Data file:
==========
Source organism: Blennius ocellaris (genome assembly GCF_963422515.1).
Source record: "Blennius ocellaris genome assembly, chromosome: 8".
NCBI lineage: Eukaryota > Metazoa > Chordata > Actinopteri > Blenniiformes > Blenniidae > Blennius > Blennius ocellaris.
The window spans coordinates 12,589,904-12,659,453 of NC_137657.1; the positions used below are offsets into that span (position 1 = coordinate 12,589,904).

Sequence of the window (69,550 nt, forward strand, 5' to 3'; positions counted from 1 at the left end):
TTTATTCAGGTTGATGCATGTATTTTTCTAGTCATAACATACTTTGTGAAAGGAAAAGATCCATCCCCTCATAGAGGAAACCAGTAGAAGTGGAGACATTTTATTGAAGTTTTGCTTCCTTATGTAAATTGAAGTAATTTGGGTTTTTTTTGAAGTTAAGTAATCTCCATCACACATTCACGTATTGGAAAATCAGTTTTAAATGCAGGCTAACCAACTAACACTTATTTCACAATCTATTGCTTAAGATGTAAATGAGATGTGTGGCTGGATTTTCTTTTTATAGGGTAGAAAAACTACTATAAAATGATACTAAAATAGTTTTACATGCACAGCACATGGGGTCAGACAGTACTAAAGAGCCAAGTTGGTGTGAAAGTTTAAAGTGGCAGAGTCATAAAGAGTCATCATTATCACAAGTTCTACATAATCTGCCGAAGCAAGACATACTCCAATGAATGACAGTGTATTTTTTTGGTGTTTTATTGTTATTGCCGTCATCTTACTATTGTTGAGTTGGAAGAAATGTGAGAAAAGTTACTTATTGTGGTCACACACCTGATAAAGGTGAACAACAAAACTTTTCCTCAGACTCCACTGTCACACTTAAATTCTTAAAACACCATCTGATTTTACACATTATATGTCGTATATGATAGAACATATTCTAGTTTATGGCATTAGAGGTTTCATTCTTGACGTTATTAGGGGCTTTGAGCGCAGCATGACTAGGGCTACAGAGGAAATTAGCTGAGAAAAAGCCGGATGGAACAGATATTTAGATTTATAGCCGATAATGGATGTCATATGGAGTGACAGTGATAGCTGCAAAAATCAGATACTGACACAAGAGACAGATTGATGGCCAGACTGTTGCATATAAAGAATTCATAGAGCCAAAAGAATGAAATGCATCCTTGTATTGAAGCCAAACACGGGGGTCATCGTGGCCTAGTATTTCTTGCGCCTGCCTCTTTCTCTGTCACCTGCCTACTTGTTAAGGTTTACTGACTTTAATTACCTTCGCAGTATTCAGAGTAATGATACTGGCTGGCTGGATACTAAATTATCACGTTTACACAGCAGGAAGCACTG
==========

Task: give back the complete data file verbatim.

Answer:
Source organism: Blennius ocellaris (genome assembly GCF_963422515.1).
Source record: "Blennius ocellaris genome assembly, chromosome: 8".
NCBI lineage: Eukaryota > Metazoa > Chordata > Actinopteri > Blenniiformes > Blenniidae > Blennius > Blennius ocellaris.
The window spans coordinates 12,589,904-12,659,453 of NC_137657.1; the positions used below are offsets into that span (position 1 = coordinate 12,589,904).

Sequence of the window (69,550 nt, forward strand, 5' to 3'; positions counted from 1 at the left end):
TTTATTCAGGTTGATGCATGTATTTTTCTAGTCATAACATACTTTGTGAAAGGAAAAGATCCATCCCCTCATAGAGGAAACCAGTAGAAGTGGAGACATTTTATTGAAGTTTTGCTTCCTTATGTAAATTGAAGTAATTTGGGTTTTTTTTGAAGTTAAGTAATCTCCATCACACATTCACGTATTGGAAAATCAGTTTTAAATGCAGGCTAACCAACTAACACTTATTTCACAATCTATTGCTTAAGATGTAAATGAGATGTGTGGCTGGATTTTCTTTTTATAGGGTAGAAAAACTACTATAAAATGATACTAAAATAGTTTTACATGCACAGCACATGGGGTCAGACAGTACTAAAGAGCCAAGTTGGTGTGAAAGTTTAAAGTGGCAGAGTCATAAAGAGTCATCATTATCACAAGTTCTACATAATCTGCCGAAGCAAGACATACTCCAATGAATGACAGTGTATTTTTTTGGTGTTTTATTGTTATTGCCGTCATCTTACTATTGTTGAGTTGGAAGAAATGTGAGAAAAGTTACTTATTGTGGTCACACACCTGATAAAGGTGAACAACAAAACTTTTCCTCAGACTCCACTGTCACACTTAAATTCTTAAAACACCATCTGATTTTACACATTATATGTCGTATATGATAGAACATATTCTAGTTTATGGCATTAGAGGTTTCATTCTTGACGTTATTAGGGGCTTTGAGCGCAGCATGACTAGGGCTACAGAGGAAATTAGCTGAGAAAAAGCCGGATGGAACAGATATTTAGATTTATAGCCGATAATGGATGTCATATGGAGTGACAGTGATAGCTGCAAAAATCAGATACTGACACAAGAGACAGATTGATGGCCAGACTGTTGCATATAAAGAATTCATAGAGCCAAAAGAATGAAATGCATCCTTGTATTGAAGCCAAACACGGGGGTCATCGTGGCCTAGTATTTCTTGCGCCTGCCTCTTTCTCTGTCACCTGCCTACTTGTTAAGGTTTACTGACTTTAATTACCTTCGCAGTATTCAGAGTAATGATACTGGCTGGCTGGATACTAAATTATCACGTTTACACAGCAGGAAGCACTG